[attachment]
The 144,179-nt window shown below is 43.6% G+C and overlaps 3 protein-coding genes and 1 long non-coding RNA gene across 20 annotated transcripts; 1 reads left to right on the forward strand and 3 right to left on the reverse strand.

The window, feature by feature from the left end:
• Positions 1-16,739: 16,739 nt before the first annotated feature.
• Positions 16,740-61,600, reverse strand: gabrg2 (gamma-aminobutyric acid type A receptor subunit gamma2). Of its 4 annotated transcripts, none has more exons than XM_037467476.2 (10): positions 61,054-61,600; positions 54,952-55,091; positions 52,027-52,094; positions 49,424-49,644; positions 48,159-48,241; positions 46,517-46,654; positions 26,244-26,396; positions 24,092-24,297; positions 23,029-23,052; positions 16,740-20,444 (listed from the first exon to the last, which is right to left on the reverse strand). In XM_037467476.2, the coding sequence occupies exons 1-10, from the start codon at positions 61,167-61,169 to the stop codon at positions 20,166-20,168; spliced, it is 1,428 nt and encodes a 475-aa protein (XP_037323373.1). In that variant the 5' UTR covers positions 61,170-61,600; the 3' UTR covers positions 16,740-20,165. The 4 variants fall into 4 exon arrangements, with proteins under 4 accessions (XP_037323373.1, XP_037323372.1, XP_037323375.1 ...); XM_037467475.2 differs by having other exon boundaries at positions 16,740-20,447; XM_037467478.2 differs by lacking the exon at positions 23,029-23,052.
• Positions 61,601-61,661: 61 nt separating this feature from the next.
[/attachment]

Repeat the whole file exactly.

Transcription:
The 144,179-nt window shown below is 43.6% G+C and overlaps 3 protein-coding genes and 1 long non-coding RNA gene across 20 annotated transcripts; 1 reads left to right on the forward strand and 3 right to left on the reverse strand.

The window, feature by feature from the left end:
• Positions 1-16,739: 16,739 nt before the first annotated feature.
• Positions 16,740-61,600, reverse strand: gabrg2 (gamma-aminobutyric acid type A receptor subunit gamma2). Of its 4 annotated transcripts, none has more exons than XM_037467476.2 (10): positions 61,054-61,600; positions 54,952-55,091; positions 52,027-52,094; positions 49,424-49,644; positions 48,159-48,241; positions 46,517-46,654; positions 26,244-26,396; positions 24,092-24,297; positions 23,029-23,052; positions 16,740-20,444 (listed from the first exon to the last, which is right to left on the reverse strand). In XM_037467476.2, the coding sequence occupies exons 1-10, from the start codon at positions 61,167-61,169 to the stop codon at positions 20,166-20,168; spliced, it is 1,428 nt and encodes a 475-aa protein (XP_037323373.1). In that variant the 5' UTR covers positions 61,170-61,600; the 3' UTR covers positions 16,740-20,165. The 4 variants fall into 4 exon arrangements, with proteins under 4 accessions (XP_037323373.1, XP_037323372.1, XP_037323375.1 ...); XM_037467475.2 differs by having other exon boundaries at positions 16,740-20,447; XM_037467478.2 differs by lacking the exon at positions 23,029-23,052.
• Positions 61,601-61,661: 61 nt separating this feature from the next.